Earlier this year, I joined forces with some incredible women from Moment Health, NCT NI and Have You Seen That Girl? blogger and campaigner Lindsay Robinson to host the first NI Maternal Mental Health Conference. We brought together 300 health professionals, volunteers and parents to explore ways in which can collaborate to improve services for women in Northern Ireland. It still astounds me that 80% of women here have no access to specialist services. We have no mother and baby unit so mothers who require in-patient care for their mental health are separated from their babies, further compounding the problem. When you consider that the leading cause of death for women in the first year after their baby’s birth is suicide, the lack of services is simply shocking. Suicide is also the only cause of maternal death that is not reducing! We are actively campaigning to Stormont for an increase in funding and improved services, but that can be a long and difficult process as you can imagine. And we need services not just those on the severe end of the spectrum of mental illness either. Women who are on the mild-to-moderate scale are suffering daily and needlessly. So many of these women have no access to help as their symptoms are not deemed severe enough and yet their symptoms and experiences are very real and often very debilitating. At my most recent assessment for therapy through the NHS, I was informed that despite being unable to leave my house or being too frightened to drive my car or be left alone, I was not ‘ill enough’ for therapy and the only reason I was being given access to a psychologist was because I had suicidal thoughts in the past. This is what women are facing.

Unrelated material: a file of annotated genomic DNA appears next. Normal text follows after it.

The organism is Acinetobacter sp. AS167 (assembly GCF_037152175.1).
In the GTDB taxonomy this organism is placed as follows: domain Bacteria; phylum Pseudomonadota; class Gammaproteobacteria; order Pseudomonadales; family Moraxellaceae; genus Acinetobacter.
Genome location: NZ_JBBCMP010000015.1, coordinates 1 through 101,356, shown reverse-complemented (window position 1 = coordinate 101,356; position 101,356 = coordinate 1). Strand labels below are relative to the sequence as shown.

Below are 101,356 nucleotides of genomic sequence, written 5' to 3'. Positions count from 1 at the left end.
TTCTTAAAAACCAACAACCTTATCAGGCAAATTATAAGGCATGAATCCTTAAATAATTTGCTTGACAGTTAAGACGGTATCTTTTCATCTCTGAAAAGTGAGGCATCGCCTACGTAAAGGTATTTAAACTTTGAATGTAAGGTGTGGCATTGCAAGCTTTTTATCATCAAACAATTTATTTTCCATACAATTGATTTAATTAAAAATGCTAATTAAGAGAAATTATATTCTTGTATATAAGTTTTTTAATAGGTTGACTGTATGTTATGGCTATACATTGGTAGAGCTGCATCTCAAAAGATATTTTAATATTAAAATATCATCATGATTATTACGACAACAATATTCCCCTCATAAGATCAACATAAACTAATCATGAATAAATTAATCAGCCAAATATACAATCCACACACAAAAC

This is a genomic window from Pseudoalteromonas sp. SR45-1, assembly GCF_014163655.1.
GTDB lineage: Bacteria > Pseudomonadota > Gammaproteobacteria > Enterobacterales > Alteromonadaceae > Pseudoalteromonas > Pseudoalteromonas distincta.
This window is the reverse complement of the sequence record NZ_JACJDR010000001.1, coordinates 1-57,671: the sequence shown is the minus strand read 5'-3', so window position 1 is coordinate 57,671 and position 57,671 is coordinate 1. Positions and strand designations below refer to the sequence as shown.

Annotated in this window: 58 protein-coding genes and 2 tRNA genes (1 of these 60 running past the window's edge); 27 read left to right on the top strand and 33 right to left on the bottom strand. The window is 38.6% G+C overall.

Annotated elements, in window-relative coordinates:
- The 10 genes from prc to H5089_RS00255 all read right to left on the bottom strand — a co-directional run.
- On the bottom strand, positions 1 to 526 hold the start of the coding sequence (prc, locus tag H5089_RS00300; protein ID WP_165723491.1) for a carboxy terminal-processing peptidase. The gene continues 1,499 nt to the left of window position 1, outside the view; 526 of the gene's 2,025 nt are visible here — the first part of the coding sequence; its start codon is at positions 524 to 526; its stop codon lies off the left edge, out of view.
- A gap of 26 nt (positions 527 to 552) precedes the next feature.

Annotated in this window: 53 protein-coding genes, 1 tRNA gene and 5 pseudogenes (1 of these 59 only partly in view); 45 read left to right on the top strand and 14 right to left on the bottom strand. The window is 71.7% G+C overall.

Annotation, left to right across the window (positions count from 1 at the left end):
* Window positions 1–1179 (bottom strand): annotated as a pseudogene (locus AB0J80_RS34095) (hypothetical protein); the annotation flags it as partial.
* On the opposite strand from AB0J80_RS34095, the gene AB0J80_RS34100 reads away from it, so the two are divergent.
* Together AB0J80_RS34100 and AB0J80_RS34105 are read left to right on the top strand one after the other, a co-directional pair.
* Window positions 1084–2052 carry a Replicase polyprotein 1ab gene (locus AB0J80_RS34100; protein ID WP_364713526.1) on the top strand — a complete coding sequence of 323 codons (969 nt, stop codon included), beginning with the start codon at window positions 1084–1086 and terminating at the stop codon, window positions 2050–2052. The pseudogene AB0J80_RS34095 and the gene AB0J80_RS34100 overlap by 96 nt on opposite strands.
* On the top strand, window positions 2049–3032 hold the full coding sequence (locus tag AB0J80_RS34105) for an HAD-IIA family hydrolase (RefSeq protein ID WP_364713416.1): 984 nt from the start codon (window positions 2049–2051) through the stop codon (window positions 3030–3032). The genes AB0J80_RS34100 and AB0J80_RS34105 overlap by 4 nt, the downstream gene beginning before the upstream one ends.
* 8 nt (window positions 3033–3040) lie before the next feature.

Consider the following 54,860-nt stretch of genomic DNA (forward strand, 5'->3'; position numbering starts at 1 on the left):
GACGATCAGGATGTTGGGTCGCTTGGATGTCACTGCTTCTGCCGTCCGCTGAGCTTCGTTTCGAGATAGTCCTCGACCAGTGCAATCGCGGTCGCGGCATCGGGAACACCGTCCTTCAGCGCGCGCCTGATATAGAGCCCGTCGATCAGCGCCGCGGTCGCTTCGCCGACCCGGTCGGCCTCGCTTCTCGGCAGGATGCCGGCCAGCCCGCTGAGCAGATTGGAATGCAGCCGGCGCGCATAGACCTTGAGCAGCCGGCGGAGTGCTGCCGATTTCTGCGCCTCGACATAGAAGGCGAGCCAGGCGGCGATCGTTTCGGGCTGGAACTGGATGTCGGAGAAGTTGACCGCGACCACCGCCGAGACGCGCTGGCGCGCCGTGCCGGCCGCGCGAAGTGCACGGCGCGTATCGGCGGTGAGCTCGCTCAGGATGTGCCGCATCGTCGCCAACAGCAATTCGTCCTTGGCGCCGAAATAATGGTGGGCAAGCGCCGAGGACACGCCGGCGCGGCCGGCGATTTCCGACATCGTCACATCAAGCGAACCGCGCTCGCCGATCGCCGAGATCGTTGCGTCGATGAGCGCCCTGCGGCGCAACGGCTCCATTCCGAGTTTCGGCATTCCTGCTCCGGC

In the absence of services there is one thing we can do to take some control over our mental health and that is to reach out to others and support each other in your recovery. To anyone suffering alone, I open the door and welcome you to our group. This illness seems like it will be the end of you. The illness lies. Your brain will tell you that you are ill. Your brain lies. Your heart will tell you that you can’t take anymore, that you are weak and alone. All lies. You will recover. You will be happy again. You might not be the same person you were before but you will be a more compassionate person because of it. Let us support you while you figure the mess out. Just like our group motto says: You need never be alone. You have friends all around you. All you have to do is reach out.Tagged with: advice forum for mums, mums mental health, Perinatal Mental Health
Five years ago I was 23, I had an OK job, a nice place to live, great friends, a good social life, being a fluent Irish speaker I was part of a community here in Belfast almost without realising it, I had a lot of opportunities my peers didn’t...
I've missed the mum gene - that's what I spent the first two years, after giving birth, telling myself... In September 2015, I was finally diagnosed with Postnatal Depression - two years after my little boy, Reuben, was born. I had...